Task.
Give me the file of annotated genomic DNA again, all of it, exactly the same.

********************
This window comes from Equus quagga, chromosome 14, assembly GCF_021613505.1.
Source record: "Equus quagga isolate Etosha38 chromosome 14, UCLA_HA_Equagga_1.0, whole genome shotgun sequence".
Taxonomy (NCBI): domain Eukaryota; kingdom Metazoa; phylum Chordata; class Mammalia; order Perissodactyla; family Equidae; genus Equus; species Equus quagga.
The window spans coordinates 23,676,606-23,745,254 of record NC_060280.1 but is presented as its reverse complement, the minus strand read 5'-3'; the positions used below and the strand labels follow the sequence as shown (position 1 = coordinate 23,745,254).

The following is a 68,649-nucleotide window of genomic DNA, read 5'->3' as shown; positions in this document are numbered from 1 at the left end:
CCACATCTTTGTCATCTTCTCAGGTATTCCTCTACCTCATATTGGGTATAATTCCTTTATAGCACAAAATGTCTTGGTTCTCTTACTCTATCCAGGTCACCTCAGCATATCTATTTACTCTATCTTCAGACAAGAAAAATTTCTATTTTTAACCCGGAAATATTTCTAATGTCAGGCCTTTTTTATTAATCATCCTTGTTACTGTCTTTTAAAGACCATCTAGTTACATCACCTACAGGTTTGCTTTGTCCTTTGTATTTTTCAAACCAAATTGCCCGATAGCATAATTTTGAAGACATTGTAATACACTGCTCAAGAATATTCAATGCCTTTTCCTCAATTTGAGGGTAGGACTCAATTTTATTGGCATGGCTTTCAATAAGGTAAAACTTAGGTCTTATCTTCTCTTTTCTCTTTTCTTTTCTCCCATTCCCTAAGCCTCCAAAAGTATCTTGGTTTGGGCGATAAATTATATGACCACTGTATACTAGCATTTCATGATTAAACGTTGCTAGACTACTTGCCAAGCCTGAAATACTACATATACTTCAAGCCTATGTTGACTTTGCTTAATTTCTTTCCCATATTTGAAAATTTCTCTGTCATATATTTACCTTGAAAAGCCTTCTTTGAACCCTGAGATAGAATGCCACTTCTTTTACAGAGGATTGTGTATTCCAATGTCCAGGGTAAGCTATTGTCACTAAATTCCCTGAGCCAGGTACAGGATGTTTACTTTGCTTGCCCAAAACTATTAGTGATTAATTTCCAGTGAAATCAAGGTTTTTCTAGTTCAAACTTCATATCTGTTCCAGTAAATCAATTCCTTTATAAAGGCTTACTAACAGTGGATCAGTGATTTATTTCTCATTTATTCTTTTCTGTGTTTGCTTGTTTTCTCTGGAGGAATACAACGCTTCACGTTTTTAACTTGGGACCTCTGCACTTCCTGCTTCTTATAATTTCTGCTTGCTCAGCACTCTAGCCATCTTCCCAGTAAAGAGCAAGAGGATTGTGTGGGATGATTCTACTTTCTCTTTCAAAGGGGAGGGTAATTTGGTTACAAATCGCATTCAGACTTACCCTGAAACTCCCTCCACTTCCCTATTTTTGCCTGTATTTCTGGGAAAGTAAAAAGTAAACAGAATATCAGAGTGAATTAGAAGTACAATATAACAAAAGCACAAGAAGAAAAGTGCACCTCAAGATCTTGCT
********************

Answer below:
This window comes from Equus quagga, chromosome 14, assembly GCF_021613505.1.
Source record: "Equus quagga isolate Etosha38 chromosome 14, UCLA_HA_Equagga_1.0, whole genome shotgun sequence".
Taxonomy (NCBI): domain Eukaryota; kingdom Metazoa; phylum Chordata; class Mammalia; order Perissodactyla; family Equidae; genus Equus; species Equus quagga.
The window spans coordinates 23,676,606-23,745,254 of record NC_060280.1 but is presented as its reverse complement, the minus strand read 5'-3'; the positions used below and the strand labels follow the sequence as shown (position 1 = coordinate 23,745,254).

The following is a 68,649-nucleotide window of genomic DNA, read 5'->3' as shown; positions in this document are numbered from 1 at the left end:
CCACATCTTTGTCATCTTCTCAGGTATTCCTCTACCTCATATTGGGTATAATTCCTTTATAGCACAAAATGTCTTGGTTCTCTTACTCTATCCAGGTCACCTCAGCATATCTATTTACTCTATCTTCAGACAAGAAAAATTTCTATTTTTAACCCGGAAATATTTCTAATGTCAGGCCTTTTTTATTAATCATCCTTGTTACTGTCTTTTAAAGACCATCTAGTTACATCACCTACAGGTTTGCTTTGTCCTTTGTATTTTTCAAACCAAATTGCCCGATAGCATAATTTTGAAGACATTGTAATACACTGCTCAAGAATATTCAATGCCTTTTCCTCAATTTGAGGGTAGGACTCAATTTTATTGGCATGGCTTTCAATAAGGTAAAACTTAGGTCTTATCTTCTCTTTTCTCTTTTCTTTTCTCCCATTCCCTAAGCCTCCAAAAGTATCTTGGTTTGGGCGATAAATTATATGACCACTGTATACTAGCATTTCATGATTAAACGTTGCTAGACTACTTGCCAAGCCTGAAATACTACATATACTTCAAGCCTATGTTGACTTTGCTTAATTTCTTTCCCATATTTGAAAATTTCTCTGTCATATATTTACCTTGAAAAGCCTTCTTTGAACCCTGAGATAGAATGCCACTTCTTTTACAGAGGATTGTGTATTCCAATGTCCAGGGTAAGCTATTGTCACTAAATTCCCTGAGCCAGGTACAGGATGTTTACTTTGCTTGCCCAAAACTATTAGTGATTAATTTCCAGTGAAATCAAGGTTTTTCTAGTTCAAACTTCATATCTGTTCCAGTAAATCAATTCCTTTATAAAGGCTTACTAACAGTGGATCAGTGATTTATTTCTCATTTATTCTTTTCTGTGTTTGCTTGTTTTCTCTGGAGGAATACAACGCTTCACGTTTTTAACTTGGGACCTCTGCACTTCCTGCTTCTTATAATTTCTGCTTGCTCAGCACTCTAGCCATCTTCCCAGTAAAGAGCAAGAGGATTGTGTGGGATGATTCTACTTTCTCTTTCAAAGGGGAGGGTAATTTGGTTACAAATCGCATTCAGACTTACCCTGAAACTCCCTCCACTTCCCTATTTTTGCCTGTATTTCTGGGAAAGTAAAAAGTAAACAGAATATCAGAGTGAATTAGAAGTACAATATAACAAAAGCACAAGAAGAAAAGTGCACCTCAAGATCTTGCT